On April 1, 1997, about 1145 Alaska standard time, a wheel-ski equipped Piper PA-18 airplane, N4500W, registered to the U.S. Department of the Interior and operated by the National Park Service (NPS), received substantial damage while landing at the Noatak Airport, Noatak, Alaska. The solo commercial pilot, a NPS employee, was not injured. The U.S. Government operated flight was initiated for the purpose of maintaining pilot flight proficiency, and operated in visual meteorological conditions under 14 CFR Part 91. The flight last departed Kotzebue, Alaska, and the immediate destination was the Noatak Airport. Use your browsers 'back' function to return to synopsisReturn to Query Page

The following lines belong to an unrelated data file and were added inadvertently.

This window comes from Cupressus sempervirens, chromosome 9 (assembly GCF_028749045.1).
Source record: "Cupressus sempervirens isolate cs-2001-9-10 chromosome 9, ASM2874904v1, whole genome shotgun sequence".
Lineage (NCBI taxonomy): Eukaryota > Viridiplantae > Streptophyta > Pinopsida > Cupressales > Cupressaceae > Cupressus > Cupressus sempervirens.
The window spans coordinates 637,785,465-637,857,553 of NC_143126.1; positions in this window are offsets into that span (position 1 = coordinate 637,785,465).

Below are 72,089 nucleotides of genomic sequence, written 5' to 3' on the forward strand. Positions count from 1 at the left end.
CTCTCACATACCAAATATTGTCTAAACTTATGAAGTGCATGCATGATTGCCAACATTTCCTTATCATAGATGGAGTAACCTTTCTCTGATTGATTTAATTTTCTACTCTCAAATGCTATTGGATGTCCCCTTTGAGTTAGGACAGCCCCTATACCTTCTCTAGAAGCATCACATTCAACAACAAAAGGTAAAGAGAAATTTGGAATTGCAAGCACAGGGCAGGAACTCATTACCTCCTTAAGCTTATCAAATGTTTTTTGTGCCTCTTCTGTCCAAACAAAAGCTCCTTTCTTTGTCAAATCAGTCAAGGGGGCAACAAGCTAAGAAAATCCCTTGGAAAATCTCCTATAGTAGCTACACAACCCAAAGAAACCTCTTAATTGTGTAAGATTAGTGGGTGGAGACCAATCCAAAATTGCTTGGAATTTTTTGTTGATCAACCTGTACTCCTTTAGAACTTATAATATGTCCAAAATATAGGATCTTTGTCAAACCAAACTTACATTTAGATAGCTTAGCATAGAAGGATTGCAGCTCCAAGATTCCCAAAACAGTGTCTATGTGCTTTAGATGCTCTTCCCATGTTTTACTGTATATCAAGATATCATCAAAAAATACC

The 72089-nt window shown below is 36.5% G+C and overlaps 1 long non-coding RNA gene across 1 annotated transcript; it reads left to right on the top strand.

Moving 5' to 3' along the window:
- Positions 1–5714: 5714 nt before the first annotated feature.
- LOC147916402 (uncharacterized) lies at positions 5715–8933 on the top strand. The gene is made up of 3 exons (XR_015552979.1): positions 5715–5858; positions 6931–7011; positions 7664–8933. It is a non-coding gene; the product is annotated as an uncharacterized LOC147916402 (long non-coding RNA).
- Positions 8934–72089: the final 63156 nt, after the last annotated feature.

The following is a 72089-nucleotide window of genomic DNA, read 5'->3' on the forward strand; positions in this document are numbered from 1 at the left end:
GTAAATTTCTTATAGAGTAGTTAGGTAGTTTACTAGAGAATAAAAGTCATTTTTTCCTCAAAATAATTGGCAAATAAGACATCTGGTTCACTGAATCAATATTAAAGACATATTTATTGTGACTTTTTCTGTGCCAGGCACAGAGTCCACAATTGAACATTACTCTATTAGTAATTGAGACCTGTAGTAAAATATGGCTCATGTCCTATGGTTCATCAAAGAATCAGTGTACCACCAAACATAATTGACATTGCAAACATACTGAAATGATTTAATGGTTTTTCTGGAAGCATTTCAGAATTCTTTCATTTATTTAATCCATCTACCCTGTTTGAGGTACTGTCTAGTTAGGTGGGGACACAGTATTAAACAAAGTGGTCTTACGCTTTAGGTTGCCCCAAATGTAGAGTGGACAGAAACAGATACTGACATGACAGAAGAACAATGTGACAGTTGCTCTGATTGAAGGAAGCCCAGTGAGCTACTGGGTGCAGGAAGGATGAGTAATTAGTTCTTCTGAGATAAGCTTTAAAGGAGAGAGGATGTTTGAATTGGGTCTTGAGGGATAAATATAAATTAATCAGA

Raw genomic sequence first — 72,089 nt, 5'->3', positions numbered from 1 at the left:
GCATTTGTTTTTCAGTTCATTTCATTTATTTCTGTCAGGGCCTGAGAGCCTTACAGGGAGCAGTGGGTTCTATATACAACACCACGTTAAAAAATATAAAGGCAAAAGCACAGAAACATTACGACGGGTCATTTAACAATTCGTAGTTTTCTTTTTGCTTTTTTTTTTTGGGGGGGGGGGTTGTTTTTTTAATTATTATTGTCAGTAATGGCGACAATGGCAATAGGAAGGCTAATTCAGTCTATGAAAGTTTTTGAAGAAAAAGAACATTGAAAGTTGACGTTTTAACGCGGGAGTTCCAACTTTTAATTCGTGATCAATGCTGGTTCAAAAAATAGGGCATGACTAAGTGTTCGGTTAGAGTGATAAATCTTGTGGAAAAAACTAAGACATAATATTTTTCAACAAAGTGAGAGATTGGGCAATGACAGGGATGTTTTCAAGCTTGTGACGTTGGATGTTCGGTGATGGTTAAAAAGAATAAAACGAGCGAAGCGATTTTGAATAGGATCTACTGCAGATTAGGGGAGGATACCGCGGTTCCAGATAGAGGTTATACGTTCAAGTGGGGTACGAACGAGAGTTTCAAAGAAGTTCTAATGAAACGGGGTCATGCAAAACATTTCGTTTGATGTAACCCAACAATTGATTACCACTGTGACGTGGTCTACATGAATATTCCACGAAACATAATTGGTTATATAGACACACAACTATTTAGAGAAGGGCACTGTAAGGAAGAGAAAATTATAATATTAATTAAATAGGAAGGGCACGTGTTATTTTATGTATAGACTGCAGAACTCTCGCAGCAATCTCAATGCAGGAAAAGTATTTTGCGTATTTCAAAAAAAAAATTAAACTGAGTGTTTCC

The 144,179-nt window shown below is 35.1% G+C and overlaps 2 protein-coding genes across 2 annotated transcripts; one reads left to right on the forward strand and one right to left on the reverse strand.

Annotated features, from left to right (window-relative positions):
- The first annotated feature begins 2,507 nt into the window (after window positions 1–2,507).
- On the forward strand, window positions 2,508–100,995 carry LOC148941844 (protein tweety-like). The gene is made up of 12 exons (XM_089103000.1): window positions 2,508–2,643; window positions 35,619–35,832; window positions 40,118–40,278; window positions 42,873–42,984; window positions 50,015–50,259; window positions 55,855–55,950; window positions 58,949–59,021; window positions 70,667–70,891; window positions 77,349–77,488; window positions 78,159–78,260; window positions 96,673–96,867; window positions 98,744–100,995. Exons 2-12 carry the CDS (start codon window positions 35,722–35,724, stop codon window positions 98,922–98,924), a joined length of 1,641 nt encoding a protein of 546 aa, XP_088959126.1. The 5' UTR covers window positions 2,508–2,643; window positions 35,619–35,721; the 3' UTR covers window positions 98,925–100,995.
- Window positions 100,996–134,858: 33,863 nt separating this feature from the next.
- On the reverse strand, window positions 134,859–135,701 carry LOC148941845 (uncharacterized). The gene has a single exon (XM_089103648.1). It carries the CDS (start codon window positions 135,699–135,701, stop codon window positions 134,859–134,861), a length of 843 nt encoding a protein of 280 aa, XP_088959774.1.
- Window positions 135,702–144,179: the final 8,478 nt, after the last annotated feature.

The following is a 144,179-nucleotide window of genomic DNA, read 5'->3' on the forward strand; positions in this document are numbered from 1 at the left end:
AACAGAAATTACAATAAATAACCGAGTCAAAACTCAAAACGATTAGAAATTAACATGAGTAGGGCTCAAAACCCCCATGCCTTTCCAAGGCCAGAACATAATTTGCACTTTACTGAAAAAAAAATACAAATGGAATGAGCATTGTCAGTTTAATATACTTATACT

During a telephone conversation with the NTSB investigator-in-charge on April 3, the pilot related he was returning to work with the NPS as a Park Ranger/Pilot, after a three month furlough. Since he had not flown during the time he was furloughed, he felt a need to practice his flying skills prior to a mission flight planned for the next day. The pilot was making a series of full stop landings at the Noatak Airport on wheel/ski equipped landing gear with the skis retracted. On the fourth landing on runway 36, the pilot said the airplane porpoised and bounced, and then went to the left during the landing roll. He said he overcorrected to the right, and then to the left. The airplane ground looped to the left, and came to rest facing in a westerly direction.
Postaccident inspection disclosed damage to a longeron and the horizontal stabilizer.
The written report submitted to the NTSB by the pilot indicated his total flight experience in a Piper PA-18 airplane was approximately five hours at the time of the accident.